• Gospel Isosceles · February 7, 2017

      Yeah, I was psyched to see both Redding’s and Sam Cooke’s versions on your list. Leela James did alright too. Thanks for commenting as always. It’s good to have a music blogging friend. And your poem was medicinal, truly.

      • Mark · February 7, 2017

        Why thank you, that’s a wonderful compliment! I’m glad it was good for you, it felt good to write, really. About this, I truly enjoy reflecting on powerful songs and the emotions they convey, and invoke in me. I love good, poetic or profound lyrics… inspiring and calming for me.

  3. Mark · February 4, 2017


  4. Angelo Devlin · February 5, 2017

    Isn’t it cool, that lyrics are poems, put to music.

    • Gospel Isosceles · February 7, 2017

      Ha, not for me (personally, when I try to pour my soul into singing words.) I wish I had that talent, but maybe it will come one day. The pen will have to suffice for now.

  5. aumque · February 7, 2017

    I don’t know if you have listened to Carol Grimes & Delivery. You may probably like it, although one can never tell:

    Apparently Carol was influenced by Janis. Unfortunately, her alliance with the guys from Delivery lasted only for an album.

    • Gospel Isosceles · February 7, 2017

      Unfortunate indeed. That was groovy. The song in the middle, that ended “We were satisfied…” had those groovy instrumentals that really take you for a ride. Tough to find that stuff today, and then with the following song and it’s jazzy piano and drum beat but still psychedelic. Yeah, I can hear Janis in her, particularly when she’s not going all out or into falsetto. I dig it and I’ll listen to it again. Thanks, Aumque.

      • aumque · February 7, 2017

        You are welcome. I think they used some ideas of Quicksilver Messenger Service in their instrumentations. Later a couple of guys from Delivery co-founded Hatfield and the North and then National Health, but both bands were mostly instrumental. In my opinion, National Health was one of the greatests bands of the time, but they had to split up in 1982 because they didn’t have the money to record their next album.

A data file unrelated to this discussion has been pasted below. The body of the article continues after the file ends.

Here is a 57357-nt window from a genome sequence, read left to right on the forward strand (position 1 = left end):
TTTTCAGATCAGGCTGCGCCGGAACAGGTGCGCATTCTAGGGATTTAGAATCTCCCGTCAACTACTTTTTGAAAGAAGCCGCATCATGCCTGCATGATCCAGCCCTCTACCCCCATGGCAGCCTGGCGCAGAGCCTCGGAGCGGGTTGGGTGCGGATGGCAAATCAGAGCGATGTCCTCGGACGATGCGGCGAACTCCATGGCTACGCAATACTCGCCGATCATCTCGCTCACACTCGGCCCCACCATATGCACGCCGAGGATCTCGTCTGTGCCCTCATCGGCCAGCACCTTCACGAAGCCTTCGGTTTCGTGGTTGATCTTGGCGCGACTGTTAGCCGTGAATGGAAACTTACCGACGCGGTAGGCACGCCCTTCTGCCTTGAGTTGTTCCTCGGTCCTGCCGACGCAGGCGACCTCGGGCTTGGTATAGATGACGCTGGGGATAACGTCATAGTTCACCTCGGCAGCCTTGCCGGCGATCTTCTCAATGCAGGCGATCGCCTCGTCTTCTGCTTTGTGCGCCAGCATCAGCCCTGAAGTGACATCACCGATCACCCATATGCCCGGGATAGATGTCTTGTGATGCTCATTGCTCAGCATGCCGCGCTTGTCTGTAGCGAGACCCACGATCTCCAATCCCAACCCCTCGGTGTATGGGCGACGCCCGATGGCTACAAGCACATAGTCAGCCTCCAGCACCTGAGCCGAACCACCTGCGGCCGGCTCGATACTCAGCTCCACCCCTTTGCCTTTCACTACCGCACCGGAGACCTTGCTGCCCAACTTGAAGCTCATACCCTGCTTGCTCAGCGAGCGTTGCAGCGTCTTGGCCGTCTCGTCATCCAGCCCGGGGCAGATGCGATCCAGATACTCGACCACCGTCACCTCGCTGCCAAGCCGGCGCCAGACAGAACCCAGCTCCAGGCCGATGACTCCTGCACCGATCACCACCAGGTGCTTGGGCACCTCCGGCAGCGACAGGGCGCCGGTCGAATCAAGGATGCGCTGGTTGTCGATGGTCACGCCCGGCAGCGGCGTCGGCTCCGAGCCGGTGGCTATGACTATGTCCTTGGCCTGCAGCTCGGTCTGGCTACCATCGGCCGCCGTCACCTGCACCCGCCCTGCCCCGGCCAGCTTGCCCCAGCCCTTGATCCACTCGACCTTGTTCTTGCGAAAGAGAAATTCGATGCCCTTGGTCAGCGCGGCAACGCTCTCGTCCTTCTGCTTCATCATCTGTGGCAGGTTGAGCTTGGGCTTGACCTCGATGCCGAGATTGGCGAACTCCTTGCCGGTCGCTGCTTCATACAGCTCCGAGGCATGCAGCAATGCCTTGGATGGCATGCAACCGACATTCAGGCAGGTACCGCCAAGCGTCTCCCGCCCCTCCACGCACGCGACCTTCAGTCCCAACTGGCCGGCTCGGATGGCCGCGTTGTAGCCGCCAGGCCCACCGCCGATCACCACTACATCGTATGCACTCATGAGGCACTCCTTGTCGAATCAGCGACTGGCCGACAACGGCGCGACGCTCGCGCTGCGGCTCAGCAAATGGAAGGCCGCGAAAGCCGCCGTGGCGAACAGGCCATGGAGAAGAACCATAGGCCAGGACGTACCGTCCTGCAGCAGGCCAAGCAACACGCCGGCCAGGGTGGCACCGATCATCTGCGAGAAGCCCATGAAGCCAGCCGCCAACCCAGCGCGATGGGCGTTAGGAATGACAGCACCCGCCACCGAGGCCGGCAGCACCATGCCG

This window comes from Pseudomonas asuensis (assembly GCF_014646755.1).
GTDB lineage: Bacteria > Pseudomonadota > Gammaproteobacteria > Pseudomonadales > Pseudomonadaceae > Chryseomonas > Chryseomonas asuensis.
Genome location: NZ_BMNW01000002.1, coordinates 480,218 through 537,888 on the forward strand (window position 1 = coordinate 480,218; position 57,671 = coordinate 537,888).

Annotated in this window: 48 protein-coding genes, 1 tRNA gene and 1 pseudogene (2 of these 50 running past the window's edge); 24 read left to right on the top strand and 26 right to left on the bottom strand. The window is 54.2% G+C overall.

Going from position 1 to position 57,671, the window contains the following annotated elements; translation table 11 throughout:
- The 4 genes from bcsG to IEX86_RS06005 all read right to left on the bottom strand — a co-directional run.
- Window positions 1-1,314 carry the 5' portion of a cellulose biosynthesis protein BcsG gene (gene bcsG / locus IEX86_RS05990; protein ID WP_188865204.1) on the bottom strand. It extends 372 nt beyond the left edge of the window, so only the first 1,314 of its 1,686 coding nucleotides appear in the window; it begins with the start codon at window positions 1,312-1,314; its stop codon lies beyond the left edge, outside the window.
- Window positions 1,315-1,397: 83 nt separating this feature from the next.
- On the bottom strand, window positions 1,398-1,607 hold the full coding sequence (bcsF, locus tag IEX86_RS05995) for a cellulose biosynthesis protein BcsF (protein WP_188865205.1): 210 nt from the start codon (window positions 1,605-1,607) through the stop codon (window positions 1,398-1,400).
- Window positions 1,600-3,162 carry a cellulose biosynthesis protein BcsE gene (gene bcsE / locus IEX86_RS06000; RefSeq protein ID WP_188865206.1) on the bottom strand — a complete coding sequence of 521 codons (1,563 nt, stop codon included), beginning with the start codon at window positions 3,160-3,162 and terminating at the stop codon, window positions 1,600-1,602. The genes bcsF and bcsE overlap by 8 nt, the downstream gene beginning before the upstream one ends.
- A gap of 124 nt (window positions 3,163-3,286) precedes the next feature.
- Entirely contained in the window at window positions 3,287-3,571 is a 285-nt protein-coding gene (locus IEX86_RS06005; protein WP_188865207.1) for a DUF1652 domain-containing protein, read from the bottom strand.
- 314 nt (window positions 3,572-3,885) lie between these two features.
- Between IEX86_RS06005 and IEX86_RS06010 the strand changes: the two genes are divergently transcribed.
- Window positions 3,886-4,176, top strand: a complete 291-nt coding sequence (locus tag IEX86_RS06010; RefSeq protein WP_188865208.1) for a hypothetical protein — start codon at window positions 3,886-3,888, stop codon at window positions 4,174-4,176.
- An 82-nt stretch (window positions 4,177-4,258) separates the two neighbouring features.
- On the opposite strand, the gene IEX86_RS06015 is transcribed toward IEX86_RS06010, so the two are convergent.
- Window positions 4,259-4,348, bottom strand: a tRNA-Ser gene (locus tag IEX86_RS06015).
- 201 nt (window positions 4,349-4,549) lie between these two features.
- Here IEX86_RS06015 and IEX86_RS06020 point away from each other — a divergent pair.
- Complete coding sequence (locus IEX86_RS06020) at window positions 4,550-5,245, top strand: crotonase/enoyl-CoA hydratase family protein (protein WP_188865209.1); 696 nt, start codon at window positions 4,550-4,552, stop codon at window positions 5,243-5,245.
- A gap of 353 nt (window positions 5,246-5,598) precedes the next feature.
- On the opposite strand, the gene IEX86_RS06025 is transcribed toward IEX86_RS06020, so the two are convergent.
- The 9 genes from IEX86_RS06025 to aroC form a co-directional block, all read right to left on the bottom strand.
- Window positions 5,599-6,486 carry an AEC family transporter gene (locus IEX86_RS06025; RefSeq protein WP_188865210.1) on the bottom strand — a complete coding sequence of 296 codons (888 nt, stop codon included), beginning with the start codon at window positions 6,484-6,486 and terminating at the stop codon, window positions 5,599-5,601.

6. stacilys · February 13, 2017

    Truly soulful. It really is in the interpretation, isn’t it?

  7. beigebirds · March 6, 2017

    I’m almost too intimidated to offer a song. Your sense of musicality is fascinating. The songs I would dare to offer are the following:
    1) Al Jarreau’s version of Elton John’s “Your Song” on his “Tenderness” album because it just feels like he’s singing to me. It’s really my song, and I don’t even have blue or green eyes!)
    2) Al Jarreau’s live version of “We Got By” with David Sanborn on the same album (The instruments and Al’s voice rise to this explosive optimism that just makes you so happily hopeful! Can you tell I love Jarreau?)
    3) Tracy Chapman’s “All That You Have is Your Soul” because… all that you have is your soul.
    4) Sam Cook’s “Bring it on Home to Me” because it’s a sing-in-the-shower-soap-as-your-microphone song if I ever heard one! “One more thing/I tried to treat you right/But you stayed out, stayed out at night/But I forgive you, bring it to me/Bring your sweet loving/Bring it on home to me”
    5) Bonnie Raitt’s “I Can’t Make You Love Me.” Bill Hornsby’s piano and her voice are just haunting. I lived those lyrics during my first heartbreak over my first love (over 20 years ago). That song is just devastatingly, painstakingly beautiful. “I’ll feel the power, but you won’t because I can’t make you love me if you don’t” and Hornsby’s piano at the end is the nail in that emotion coffin.
    Those are my humble suggestions, and I am incredibly humbled that such a gifted writer read my post. Thank you.

  8. saynotoclowns · December 2

    Gosh, I haven’t heard this for ages, but I have always loved it.
    I didn’t realise he was so young when he died *sigh. Happens too often, it seems.